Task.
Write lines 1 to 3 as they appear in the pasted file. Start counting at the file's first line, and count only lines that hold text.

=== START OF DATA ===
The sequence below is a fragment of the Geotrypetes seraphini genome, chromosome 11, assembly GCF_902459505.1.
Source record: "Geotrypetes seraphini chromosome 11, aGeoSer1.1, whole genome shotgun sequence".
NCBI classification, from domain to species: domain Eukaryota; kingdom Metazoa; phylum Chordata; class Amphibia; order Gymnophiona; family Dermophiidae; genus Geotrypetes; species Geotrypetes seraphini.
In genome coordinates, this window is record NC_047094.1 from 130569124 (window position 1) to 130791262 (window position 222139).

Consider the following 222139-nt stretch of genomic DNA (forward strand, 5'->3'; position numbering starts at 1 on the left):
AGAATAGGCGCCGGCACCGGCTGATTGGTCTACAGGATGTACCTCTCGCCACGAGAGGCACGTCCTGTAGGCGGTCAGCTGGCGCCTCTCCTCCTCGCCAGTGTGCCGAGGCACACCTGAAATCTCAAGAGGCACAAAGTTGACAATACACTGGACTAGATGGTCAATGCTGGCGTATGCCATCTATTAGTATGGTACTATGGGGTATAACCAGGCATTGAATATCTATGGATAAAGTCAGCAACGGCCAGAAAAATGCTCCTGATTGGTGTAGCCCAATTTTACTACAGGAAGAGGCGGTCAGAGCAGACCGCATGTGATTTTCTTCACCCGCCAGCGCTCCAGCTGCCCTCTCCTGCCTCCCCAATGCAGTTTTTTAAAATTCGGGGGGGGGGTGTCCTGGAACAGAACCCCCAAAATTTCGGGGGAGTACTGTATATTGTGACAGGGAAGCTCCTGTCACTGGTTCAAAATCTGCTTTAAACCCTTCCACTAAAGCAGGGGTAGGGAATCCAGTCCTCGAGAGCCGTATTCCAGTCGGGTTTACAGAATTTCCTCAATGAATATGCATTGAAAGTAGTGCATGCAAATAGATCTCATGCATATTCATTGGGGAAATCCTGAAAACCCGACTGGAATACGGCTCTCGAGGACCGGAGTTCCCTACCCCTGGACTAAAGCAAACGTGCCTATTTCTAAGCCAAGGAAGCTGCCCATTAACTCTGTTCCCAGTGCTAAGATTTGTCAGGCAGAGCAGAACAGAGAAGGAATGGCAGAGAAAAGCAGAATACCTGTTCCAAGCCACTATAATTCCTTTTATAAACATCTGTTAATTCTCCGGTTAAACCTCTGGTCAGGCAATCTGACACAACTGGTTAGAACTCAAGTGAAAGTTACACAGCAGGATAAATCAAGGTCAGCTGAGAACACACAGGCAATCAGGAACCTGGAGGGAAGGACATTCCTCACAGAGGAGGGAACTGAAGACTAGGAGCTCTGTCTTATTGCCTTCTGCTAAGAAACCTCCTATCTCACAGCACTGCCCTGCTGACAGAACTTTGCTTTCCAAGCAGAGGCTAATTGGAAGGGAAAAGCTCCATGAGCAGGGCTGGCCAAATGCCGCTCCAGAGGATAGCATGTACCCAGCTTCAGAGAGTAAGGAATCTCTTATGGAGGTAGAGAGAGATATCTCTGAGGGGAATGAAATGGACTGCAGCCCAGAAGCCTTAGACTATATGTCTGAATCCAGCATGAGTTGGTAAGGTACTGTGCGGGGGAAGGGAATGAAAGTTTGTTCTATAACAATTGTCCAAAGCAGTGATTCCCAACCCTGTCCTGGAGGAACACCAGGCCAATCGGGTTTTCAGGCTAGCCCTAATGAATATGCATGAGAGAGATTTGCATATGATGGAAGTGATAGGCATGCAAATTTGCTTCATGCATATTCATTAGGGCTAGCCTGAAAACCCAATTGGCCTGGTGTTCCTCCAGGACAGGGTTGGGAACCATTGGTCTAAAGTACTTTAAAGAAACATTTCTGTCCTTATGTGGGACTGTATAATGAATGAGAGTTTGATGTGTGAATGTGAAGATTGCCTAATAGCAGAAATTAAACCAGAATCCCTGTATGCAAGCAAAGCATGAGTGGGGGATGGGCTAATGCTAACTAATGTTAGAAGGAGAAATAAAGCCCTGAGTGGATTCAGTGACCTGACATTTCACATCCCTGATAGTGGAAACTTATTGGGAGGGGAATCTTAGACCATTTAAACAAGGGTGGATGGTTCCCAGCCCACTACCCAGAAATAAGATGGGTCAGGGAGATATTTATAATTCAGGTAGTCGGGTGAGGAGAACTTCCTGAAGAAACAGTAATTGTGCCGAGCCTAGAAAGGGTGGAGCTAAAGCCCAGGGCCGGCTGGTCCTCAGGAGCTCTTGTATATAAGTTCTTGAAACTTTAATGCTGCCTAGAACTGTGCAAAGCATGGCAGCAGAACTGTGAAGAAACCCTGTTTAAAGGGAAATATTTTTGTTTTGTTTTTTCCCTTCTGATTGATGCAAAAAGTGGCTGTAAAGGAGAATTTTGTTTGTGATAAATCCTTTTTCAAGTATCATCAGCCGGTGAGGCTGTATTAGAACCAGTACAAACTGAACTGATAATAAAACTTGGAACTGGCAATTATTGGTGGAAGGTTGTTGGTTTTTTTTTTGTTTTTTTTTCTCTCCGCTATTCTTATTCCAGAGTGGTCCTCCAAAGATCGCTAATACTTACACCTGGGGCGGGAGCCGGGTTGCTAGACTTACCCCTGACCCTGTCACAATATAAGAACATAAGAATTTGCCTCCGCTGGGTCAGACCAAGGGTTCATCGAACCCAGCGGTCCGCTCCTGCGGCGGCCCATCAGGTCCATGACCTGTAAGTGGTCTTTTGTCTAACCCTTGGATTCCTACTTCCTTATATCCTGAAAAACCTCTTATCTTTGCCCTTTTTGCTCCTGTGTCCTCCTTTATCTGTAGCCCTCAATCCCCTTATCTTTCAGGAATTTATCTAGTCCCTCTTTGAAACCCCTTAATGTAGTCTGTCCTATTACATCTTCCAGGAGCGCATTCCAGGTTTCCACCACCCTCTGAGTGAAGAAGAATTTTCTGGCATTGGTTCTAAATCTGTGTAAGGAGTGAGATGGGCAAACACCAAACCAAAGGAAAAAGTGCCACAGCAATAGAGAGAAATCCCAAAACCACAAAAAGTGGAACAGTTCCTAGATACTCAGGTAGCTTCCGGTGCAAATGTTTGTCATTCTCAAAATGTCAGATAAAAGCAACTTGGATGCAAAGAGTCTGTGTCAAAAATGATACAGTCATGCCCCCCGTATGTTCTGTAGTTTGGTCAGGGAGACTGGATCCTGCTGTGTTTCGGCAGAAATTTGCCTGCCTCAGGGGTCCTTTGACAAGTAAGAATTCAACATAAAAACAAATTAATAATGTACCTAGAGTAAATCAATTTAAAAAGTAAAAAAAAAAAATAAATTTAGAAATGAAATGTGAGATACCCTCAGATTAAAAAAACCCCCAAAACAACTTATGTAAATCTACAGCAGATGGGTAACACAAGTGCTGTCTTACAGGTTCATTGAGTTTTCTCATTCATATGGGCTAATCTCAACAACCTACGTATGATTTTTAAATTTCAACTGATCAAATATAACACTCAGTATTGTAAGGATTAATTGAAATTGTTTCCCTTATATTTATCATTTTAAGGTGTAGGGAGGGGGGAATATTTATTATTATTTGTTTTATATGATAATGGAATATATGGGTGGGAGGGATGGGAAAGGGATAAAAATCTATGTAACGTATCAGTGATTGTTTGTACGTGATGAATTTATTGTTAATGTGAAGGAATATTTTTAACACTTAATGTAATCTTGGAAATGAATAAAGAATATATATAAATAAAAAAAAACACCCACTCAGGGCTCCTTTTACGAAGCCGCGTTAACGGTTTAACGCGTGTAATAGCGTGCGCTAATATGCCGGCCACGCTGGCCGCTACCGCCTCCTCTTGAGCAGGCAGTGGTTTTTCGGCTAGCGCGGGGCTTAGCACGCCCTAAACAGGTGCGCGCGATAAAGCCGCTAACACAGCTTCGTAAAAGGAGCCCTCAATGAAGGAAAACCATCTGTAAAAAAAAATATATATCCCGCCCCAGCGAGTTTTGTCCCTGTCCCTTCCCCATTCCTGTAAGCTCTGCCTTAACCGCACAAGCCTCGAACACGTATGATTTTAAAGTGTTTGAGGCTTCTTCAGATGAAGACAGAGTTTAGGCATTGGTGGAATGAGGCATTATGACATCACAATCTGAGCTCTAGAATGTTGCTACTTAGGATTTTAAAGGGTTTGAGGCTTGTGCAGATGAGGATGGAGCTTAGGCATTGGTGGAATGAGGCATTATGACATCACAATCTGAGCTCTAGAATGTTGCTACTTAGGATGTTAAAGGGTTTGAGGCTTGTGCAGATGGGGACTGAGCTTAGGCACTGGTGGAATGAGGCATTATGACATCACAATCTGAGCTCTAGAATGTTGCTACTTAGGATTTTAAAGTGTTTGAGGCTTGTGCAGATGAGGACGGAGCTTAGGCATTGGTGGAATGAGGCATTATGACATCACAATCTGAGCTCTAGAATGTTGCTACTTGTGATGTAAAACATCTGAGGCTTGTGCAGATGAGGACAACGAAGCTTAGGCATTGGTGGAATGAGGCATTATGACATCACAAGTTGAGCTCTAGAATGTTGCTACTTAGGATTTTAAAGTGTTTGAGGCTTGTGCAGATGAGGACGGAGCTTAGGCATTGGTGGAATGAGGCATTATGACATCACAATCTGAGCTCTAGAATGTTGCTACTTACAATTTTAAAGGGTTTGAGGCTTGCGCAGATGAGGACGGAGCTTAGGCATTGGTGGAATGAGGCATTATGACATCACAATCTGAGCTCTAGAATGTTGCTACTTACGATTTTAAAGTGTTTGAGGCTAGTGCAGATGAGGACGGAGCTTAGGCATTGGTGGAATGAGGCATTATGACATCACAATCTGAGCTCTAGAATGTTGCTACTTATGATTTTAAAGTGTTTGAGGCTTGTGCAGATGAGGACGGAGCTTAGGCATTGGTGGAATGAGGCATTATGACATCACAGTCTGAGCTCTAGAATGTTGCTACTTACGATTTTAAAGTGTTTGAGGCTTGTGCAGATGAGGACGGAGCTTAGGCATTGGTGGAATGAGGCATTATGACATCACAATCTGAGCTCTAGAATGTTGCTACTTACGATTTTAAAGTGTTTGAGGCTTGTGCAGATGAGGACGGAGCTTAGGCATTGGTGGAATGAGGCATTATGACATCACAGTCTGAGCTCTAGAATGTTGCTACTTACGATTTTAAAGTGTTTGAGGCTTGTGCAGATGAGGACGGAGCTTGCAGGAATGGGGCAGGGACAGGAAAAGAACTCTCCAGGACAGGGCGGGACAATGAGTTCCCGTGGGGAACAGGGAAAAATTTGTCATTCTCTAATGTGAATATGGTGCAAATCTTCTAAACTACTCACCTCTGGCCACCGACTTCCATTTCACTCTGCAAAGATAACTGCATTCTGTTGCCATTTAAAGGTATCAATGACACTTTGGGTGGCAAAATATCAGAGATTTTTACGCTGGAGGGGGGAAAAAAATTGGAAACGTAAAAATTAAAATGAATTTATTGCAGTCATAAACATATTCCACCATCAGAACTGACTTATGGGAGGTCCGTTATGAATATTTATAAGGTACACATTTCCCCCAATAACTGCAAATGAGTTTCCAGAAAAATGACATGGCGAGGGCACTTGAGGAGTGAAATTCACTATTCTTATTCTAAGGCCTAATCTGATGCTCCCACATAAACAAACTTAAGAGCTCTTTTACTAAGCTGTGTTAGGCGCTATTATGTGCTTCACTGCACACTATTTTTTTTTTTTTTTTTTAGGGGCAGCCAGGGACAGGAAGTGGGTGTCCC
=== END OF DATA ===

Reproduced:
The sequence below is a fragment of the Geotrypetes seraphini genome, chromosome 11, assembly GCF_902459505.1.
Source record: "Geotrypetes seraphini chromosome 11, aGeoSer1.1, whole genome shotgun sequence".
NCBI classification, from domain to species: domain Eukaryota; kingdom Metazoa; phylum Chordata; class Amphibia; order Gymnophiona; family Dermophiidae; genus Geotrypetes; species Geotrypetes seraphini.